Orsay Museum (Musée d'Orsay)
With its position in the 7th arrondissement, just across the river from the Jardin des Tuileries, the Orsay Museumis easy to visit during a day of sightseeing in central Paris. Tickets are available on site, but you can avoid any wait by booking a skip-the-line ticket or a guided museum tour in advance. Or, opt for an enhanced experience that combines an art walking tour with a Orsay Museumskip-the-line ticket.
Once inside, you'll be immersed in the world of Monet, Pissarro, Renoir, and other masters of the 19th and 20th centuries. Works include Degas'The Ballet Class and Van Gogh'sStarry Night. In addition to the paintings, don't miss the museum's large clock, which you can look through for a view of the Right Bank.
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Things to Know Before You Go
Do not bring suitcases, backpacks, or other travel bags; they are not permitted inside and cannot be left in the cloakroom.
Note that security is sometimes heightened at this popular site. The museum follows security measures per French authorities, and this can lead to delays.
Wheelchairs and pushchairs can be borrowed from the cloakroom, while large strollers and baby carriers are not allowed.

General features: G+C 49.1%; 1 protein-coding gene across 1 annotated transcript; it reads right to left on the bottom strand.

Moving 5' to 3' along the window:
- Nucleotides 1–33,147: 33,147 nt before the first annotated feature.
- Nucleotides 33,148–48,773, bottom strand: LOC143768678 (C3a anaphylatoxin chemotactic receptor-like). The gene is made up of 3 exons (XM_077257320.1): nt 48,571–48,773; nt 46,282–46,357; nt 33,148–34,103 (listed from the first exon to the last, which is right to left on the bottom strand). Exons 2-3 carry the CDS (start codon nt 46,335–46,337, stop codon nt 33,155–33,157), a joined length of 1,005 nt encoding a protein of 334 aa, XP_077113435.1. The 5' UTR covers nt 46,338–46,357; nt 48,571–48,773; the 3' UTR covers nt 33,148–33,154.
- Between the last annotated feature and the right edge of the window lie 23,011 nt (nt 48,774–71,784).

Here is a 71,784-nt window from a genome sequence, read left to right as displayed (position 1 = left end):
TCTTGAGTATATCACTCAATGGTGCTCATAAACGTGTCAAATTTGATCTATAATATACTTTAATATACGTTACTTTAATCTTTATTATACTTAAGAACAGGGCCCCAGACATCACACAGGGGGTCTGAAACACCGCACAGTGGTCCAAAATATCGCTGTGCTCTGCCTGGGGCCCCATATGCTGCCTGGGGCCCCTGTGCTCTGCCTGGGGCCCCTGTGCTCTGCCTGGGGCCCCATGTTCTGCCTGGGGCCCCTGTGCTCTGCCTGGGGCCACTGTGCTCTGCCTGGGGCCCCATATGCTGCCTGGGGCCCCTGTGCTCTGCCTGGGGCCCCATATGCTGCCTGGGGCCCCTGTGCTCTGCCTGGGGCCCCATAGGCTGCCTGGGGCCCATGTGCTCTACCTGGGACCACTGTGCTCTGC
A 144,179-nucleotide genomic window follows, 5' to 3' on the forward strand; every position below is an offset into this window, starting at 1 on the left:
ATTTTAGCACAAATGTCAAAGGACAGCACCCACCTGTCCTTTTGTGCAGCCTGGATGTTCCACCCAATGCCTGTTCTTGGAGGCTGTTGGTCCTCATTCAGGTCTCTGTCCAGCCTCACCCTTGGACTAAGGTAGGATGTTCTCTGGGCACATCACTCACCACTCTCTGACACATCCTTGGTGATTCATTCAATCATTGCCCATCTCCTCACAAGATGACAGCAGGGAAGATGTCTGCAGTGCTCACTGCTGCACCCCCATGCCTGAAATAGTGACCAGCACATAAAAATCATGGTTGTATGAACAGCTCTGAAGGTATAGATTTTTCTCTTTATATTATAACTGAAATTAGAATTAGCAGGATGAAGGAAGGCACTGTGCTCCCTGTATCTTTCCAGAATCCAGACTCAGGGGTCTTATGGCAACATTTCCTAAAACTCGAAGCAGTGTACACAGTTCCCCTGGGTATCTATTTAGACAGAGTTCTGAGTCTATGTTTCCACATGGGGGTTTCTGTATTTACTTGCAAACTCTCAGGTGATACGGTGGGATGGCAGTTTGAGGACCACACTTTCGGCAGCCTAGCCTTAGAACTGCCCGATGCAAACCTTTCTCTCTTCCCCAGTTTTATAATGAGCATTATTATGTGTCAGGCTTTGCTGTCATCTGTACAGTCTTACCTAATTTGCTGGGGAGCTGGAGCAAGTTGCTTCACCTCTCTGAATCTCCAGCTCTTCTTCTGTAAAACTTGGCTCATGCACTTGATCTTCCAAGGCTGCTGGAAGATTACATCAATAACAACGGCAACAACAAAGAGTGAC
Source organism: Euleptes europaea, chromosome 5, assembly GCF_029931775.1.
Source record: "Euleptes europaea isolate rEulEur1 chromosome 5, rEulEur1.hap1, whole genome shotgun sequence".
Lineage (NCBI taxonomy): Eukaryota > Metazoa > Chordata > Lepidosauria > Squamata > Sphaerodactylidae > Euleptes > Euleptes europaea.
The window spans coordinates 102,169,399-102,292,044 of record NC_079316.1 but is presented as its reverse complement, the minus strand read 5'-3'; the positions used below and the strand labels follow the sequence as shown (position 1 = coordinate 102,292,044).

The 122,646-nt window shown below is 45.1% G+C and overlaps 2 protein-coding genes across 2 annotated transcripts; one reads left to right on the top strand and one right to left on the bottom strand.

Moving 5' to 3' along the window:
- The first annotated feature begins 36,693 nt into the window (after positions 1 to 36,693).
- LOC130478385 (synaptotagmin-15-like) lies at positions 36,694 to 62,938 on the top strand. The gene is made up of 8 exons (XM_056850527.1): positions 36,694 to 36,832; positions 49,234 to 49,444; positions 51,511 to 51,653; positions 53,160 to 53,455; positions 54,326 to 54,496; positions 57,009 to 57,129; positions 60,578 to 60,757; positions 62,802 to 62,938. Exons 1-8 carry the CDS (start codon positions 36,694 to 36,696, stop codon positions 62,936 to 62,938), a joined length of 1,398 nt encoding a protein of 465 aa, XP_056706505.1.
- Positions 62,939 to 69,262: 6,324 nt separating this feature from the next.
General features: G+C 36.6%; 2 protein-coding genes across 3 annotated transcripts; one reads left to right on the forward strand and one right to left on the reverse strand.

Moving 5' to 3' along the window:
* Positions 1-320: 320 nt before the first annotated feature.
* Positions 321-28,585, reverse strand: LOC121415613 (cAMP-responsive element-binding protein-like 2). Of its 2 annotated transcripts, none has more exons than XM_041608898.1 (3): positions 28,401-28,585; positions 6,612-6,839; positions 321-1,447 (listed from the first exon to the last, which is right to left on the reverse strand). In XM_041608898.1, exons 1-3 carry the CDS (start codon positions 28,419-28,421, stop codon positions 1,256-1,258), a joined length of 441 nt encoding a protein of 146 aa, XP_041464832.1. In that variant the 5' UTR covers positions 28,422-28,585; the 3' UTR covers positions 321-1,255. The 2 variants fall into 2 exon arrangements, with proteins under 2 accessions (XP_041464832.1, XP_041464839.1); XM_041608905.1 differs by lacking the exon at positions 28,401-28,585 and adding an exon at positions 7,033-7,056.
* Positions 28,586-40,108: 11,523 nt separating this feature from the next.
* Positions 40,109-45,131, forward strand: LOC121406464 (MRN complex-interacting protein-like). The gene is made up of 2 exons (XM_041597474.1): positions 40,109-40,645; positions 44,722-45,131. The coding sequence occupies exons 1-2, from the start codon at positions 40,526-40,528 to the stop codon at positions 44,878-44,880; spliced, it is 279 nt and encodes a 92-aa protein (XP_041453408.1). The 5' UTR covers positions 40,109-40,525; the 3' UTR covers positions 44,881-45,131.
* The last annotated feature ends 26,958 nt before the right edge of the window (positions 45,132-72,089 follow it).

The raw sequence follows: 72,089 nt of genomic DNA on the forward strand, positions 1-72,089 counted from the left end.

How to Get There
Paris is best seen on foot, so try to visit the Orsay Museumduring a stroll along the Seine. Otherwise, the museum can be reached via public transit from the Rue de Bac, Solférino, or Assemblée Nationale metro stations or the Gare du Musée d'Orsay RER station.
When to Get There
The museum is open from 9:30am to 6pm Tuesday to Sunday, with extended hours until 9:45pm on Thursdays. If you have the flexibility to go on Thursday evening, you’ll have a better chance of avoiding crowds. Also keep in mind that Paris is busiest in summer.
Dining at theOrsay Museum
If you get hungry for something light, sandwiches and salads can be purchased at Café de l'ours, but for a more thematic dining experience at the museum, visit one of its two restaurants. At Café Campana, enjoy classic Parisian brasserie fare in a dreamy underwater environment inspired by Emile Gallé, a French artist and influencer of Art Nouveau. Or go upscale at the Restaurant du Musée d'Orsay, where French cuisine related to museum events is served in an elegant, chandelier-lined room with gilded detailing and large windows.
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